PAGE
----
According to the draft CPG, pedigree requirements will be enforced initially for products that meet one or more of the following criteria:

  • high value in the US market because of high volume, price, or demand, with special attention to drugs for serious or life-threatening conditions and products in short supply;

  • prior history of counterfeiting or diversion of the drug itself or others in its class;

  • reasonable probability that a newly approved drug will be counterfeited or diverted;

  • entities that are violating the PDMA or other laws.

Guidance documents do not contain legally enforceable requirements, but rather describe the agency's current thinking and should be viewed as recommendations unless specific regulations or statutes are cited. Comments on the draft CPG were due July 14, 2006. A final document is expected to be published before the stay expires on Dec. 1, 2006.

Benefits of track-and-trace technology. Most of the remainder of the Counterfeit Drug Task Force report focuses on technology issues related to electronic track-and-trace, or e-pedigree, implementation. It also reiterates the members' belief that radio-frequency identification (RFID) "is the most promising technology for implementing track and trace in the drug supply chain and that stakeholders should move quickly to implement this technology" (1).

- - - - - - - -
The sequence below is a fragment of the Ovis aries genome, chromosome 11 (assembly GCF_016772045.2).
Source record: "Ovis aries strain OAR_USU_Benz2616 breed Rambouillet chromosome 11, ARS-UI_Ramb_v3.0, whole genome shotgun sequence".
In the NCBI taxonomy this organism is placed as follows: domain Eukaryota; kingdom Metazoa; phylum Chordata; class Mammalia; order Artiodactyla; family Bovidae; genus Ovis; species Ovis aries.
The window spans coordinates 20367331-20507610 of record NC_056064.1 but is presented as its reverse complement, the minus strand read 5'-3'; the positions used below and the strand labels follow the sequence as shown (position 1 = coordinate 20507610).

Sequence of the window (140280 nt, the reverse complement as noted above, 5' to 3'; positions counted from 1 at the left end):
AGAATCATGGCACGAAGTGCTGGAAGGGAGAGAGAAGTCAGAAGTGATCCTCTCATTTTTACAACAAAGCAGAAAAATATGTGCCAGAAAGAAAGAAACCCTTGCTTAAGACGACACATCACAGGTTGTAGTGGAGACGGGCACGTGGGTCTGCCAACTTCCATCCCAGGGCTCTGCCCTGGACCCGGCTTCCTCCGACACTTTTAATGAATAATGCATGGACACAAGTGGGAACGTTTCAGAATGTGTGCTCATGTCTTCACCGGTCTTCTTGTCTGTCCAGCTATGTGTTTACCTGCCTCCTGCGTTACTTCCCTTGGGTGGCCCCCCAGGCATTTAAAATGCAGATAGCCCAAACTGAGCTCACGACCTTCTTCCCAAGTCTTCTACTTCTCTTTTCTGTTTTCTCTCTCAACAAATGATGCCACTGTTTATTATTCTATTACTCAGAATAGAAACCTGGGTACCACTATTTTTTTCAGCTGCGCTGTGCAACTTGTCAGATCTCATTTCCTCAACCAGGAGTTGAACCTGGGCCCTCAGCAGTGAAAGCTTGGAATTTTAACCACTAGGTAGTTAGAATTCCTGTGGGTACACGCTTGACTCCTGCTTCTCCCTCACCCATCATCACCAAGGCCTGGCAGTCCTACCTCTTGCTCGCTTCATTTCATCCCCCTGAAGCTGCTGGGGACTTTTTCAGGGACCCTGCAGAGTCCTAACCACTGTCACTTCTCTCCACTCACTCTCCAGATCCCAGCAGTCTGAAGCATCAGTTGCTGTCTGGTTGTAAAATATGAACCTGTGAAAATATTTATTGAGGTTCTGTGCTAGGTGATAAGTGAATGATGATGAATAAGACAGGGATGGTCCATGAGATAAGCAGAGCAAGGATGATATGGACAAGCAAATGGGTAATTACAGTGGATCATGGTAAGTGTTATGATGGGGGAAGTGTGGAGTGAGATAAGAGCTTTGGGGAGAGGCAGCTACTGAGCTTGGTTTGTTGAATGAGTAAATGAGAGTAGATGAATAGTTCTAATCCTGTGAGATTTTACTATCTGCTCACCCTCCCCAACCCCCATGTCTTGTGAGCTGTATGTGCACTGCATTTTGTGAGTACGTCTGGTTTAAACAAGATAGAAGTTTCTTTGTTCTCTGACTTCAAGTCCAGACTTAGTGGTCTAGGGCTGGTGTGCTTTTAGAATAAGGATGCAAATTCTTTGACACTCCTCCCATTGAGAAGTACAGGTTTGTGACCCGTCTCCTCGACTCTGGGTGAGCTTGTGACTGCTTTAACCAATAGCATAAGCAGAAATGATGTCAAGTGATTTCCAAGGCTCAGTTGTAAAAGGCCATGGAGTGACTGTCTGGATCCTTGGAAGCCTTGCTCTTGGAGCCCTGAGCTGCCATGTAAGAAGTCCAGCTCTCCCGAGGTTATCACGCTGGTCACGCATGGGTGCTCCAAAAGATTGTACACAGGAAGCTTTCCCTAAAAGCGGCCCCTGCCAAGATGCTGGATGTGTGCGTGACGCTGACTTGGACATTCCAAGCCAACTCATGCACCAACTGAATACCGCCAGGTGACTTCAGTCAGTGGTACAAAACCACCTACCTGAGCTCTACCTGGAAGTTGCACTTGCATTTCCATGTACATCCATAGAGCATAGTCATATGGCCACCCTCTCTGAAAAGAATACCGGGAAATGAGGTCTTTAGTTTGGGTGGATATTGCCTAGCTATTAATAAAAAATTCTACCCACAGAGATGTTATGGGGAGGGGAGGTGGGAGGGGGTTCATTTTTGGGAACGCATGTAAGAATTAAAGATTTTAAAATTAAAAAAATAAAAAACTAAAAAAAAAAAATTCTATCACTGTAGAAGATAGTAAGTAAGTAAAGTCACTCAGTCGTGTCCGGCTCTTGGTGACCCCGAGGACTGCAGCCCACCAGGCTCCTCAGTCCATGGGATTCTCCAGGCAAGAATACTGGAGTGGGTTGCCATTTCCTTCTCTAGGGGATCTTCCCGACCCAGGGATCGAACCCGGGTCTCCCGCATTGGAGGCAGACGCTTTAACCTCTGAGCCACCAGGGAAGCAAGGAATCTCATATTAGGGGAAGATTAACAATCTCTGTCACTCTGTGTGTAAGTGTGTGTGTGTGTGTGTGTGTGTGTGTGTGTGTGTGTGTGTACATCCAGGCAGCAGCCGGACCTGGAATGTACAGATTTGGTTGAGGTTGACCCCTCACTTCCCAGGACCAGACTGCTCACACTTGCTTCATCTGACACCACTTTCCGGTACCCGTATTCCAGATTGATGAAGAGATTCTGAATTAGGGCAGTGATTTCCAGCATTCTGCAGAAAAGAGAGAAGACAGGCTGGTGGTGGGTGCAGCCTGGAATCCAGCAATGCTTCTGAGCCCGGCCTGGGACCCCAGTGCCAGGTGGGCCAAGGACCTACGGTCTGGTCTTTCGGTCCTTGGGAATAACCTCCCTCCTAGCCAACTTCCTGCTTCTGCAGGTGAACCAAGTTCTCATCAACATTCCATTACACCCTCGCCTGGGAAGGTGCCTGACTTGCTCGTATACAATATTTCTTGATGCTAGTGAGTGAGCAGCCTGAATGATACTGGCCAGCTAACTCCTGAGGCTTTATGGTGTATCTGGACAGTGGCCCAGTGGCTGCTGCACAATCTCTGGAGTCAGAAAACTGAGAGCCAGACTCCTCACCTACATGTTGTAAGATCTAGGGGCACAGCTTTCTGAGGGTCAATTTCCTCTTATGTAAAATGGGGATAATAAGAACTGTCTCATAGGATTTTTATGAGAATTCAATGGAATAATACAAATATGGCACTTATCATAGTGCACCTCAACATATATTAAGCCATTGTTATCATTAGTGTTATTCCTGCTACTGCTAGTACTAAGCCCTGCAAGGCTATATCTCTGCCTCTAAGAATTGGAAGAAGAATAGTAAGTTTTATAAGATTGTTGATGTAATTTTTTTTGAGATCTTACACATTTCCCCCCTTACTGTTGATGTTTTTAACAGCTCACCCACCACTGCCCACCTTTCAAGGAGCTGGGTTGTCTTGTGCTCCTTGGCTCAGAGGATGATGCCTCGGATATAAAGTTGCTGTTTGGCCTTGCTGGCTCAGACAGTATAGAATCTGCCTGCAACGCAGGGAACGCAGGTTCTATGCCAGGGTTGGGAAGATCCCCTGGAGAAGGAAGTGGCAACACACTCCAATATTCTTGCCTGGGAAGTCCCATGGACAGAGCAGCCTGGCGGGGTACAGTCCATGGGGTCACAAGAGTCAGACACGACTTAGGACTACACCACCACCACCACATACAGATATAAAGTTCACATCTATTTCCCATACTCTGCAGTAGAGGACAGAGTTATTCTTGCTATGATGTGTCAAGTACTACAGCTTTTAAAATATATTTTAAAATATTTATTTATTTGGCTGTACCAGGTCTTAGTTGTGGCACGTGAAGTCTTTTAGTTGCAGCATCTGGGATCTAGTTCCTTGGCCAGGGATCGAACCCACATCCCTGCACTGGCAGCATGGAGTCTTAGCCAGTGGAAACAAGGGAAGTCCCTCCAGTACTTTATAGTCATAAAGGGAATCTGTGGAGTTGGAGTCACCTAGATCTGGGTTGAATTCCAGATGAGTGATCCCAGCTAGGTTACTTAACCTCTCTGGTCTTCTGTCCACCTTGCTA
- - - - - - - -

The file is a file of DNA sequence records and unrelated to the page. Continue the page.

The report asserts a "timetable with achievable, realistic milestones is crucial to keep e-pedigree implementation on track" and sounds a warning note: "the voluntary approach that we advocated in the 2004 Task Force Report did not provide industry with enough incentives to meet FDA's deadline" of 2007 (1). Although the Task Force stopped short of recommending the agency mandate adoption of RFID, it certainly left the door open to that possibility if the industry doesn't show sufficient progress toward achieving track-and-trace goals.